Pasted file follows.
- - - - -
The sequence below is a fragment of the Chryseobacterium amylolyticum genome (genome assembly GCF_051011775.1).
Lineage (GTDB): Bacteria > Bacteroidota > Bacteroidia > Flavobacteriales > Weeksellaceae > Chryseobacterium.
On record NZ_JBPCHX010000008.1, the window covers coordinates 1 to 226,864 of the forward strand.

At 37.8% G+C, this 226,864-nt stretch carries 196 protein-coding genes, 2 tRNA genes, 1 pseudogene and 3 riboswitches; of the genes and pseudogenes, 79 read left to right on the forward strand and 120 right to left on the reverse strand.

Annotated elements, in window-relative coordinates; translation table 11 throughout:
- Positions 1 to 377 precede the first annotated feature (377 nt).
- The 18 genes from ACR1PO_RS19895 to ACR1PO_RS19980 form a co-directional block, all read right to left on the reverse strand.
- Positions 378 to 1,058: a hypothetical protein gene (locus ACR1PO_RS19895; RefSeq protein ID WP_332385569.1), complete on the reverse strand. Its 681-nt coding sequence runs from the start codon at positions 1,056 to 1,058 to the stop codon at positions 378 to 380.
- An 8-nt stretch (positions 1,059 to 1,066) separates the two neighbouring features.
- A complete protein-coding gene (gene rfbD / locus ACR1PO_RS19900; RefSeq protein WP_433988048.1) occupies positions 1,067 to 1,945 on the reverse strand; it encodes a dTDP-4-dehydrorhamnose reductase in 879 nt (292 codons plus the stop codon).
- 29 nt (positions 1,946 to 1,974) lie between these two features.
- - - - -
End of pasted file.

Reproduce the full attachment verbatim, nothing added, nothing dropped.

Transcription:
The sequence below is a fragment of the Chryseobacterium amylolyticum genome (genome assembly GCF_051011775.1).
Lineage (GTDB): Bacteria > Bacteroidota > Bacteroidia > Flavobacteriales > Weeksellaceae > Chryseobacterium.
On record NZ_JBPCHX010000008.1, the window covers coordinates 1 to 226,864 of the forward strand.

At 37.8% G+C, this 226,864-nt stretch carries 196 protein-coding genes, 2 tRNA genes, 1 pseudogene and 3 riboswitches; of the genes and pseudogenes, 79 read left to right on the forward strand and 120 right to left on the reverse strand.

Annotated elements, in window-relative coordinates; translation table 11 throughout:
- Positions 1 to 377 precede the first annotated feature (377 nt).
- The 18 genes from ACR1PO_RS19895 to ACR1PO_RS19980 form a co-directional block, all read right to left on the reverse strand.
- Positions 378 to 1,058: a hypothetical protein gene (locus ACR1PO_RS19895; RefSeq protein ID WP_332385569.1), complete on the reverse strand. Its 681-nt coding sequence runs from the start codon at positions 1,056 to 1,058 to the stop codon at positions 378 to 380.
- An 8-nt stretch (positions 1,059 to 1,066) separates the two neighbouring features.
- A complete protein-coding gene (gene rfbD / locus ACR1PO_RS19900; RefSeq protein WP_433988048.1) occupies positions 1,067 to 1,945 on the reverse strand; it encodes a dTDP-4-dehydrorhamnose reductase in 879 nt (292 codons plus the stop codon).
- 29 nt (positions 1,946 to 1,974) lie between these two features.